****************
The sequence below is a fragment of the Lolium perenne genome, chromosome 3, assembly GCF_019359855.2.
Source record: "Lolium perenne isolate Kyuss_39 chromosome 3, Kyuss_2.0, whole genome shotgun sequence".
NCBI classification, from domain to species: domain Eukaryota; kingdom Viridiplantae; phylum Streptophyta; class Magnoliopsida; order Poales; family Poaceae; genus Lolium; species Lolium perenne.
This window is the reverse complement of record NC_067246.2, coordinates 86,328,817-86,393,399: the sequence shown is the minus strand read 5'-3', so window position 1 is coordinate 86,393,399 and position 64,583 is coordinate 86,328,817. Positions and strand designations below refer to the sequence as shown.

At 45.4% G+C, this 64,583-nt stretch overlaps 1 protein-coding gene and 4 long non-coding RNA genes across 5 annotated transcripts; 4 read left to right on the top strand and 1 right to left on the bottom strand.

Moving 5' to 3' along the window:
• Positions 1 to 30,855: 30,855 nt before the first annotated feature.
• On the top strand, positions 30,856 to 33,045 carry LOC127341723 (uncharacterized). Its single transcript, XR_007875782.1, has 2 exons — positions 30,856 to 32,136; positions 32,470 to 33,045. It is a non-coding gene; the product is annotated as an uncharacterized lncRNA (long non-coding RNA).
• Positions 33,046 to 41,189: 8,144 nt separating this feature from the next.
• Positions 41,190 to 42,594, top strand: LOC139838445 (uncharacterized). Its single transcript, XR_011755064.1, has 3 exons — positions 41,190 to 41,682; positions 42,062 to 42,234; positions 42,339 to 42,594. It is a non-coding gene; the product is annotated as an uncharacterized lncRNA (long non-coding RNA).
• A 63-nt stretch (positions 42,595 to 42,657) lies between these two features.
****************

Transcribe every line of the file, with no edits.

The sequence below is a fragment of the Lolium perenne genome, chromosome 3, assembly GCF_019359855.2.
Source record: "Lolium perenne isolate Kyuss_39 chromosome 3, Kyuss_2.0, whole genome shotgun sequence".
NCBI classification, from domain to species: domain Eukaryota; kingdom Viridiplantae; phylum Streptophyta; class Magnoliopsida; order Poales; family Poaceae; genus Lolium; species Lolium perenne.
This window is the reverse complement of record NC_067246.2, coordinates 86,328,817-86,393,399: the sequence shown is the minus strand read 5'-3', so window position 1 is coordinate 86,393,399 and position 64,583 is coordinate 86,328,817. Positions and strand designations below refer to the sequence as shown.

At 45.4% G+C, this 64,583-nt stretch overlaps 1 protein-coding gene and 4 long non-coding RNA genes across 5 annotated transcripts; 4 read left to right on the top strand and 1 right to left on the bottom strand.

Moving 5' to 3' along the window:
• Positions 1 to 30,855: 30,855 nt before the first annotated feature.
• On the top strand, positions 30,856 to 33,045 carry LOC127341723 (uncharacterized). Its single transcript, XR_007875782.1, has 2 exons — positions 30,856 to 32,136; positions 32,470 to 33,045. It is a non-coding gene; the product is annotated as an uncharacterized lncRNA (long non-coding RNA).
• Positions 33,046 to 41,189: 8,144 nt separating this feature from the next.
• Positions 41,190 to 42,594, top strand: LOC139838445 (uncharacterized). Its single transcript, XR_011755064.1, has 3 exons — positions 41,190 to 41,682; positions 42,062 to 42,234; positions 42,339 to 42,594. It is a non-coding gene; the product is annotated as an uncharacterized lncRNA (long non-coding RNA).
• A 63-nt stretch (positions 42,595 to 42,657) lies between these two features.